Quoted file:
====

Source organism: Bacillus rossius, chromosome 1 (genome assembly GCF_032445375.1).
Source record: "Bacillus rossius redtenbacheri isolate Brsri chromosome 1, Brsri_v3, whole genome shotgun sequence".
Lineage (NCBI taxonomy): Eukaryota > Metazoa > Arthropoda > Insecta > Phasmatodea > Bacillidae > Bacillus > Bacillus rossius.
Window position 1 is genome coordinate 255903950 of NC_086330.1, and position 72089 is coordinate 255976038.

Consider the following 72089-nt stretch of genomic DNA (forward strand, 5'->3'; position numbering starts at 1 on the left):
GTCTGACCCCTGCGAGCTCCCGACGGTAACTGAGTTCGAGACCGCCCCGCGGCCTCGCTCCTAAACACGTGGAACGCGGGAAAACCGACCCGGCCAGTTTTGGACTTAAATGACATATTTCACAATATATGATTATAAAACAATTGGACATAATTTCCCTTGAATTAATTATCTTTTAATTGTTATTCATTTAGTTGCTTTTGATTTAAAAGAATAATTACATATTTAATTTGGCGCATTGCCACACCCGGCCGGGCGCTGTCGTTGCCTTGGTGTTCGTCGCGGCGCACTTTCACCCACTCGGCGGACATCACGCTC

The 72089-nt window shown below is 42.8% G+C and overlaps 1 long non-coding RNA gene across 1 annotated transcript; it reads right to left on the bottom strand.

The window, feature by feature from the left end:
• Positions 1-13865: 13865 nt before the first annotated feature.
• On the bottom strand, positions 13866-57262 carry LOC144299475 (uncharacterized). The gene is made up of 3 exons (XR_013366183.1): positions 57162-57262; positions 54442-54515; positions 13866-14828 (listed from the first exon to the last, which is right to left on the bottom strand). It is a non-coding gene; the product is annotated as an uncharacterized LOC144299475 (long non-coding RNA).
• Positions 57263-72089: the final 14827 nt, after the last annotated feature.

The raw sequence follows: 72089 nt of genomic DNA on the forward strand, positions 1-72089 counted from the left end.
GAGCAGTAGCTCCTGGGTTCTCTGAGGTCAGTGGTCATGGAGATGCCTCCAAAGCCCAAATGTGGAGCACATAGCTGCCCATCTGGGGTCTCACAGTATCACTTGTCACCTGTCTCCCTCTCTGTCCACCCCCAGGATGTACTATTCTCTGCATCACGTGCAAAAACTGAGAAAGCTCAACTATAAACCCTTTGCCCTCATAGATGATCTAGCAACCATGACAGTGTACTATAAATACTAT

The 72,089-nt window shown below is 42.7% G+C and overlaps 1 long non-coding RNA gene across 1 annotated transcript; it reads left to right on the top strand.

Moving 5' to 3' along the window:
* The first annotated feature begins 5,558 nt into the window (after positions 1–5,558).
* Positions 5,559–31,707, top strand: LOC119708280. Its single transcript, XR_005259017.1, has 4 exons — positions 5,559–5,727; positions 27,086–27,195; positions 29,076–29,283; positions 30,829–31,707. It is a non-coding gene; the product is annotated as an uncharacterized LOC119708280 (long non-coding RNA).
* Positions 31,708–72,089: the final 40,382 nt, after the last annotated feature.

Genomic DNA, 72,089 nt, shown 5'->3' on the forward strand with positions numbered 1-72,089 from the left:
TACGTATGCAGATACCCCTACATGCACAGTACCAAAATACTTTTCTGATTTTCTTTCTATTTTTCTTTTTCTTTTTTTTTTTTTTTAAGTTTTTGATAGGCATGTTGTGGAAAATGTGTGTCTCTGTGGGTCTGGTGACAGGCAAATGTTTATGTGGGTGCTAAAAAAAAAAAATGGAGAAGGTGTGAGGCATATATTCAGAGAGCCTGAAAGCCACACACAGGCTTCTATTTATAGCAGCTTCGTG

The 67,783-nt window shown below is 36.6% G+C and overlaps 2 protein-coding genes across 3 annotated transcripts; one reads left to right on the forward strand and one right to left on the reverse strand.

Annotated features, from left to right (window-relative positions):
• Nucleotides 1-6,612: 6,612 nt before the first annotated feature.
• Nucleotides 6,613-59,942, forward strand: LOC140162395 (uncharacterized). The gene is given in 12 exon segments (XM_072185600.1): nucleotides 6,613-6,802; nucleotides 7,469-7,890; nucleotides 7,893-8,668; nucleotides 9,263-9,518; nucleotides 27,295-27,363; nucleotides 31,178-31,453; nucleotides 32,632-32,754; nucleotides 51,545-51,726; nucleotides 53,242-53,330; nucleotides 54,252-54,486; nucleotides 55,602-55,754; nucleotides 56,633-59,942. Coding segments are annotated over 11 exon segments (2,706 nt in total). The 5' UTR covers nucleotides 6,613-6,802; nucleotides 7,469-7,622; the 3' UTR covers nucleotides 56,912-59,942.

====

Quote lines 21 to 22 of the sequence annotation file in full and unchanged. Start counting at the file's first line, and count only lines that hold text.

The 67,783-nt window shown below is 36.6% G+C and overlaps 2 protein-coding genes across 3 annotated transcripts; one reads left to right on the forward strand and one right to left on the reverse strand.

Annotated features, from left to right (window-relative positions):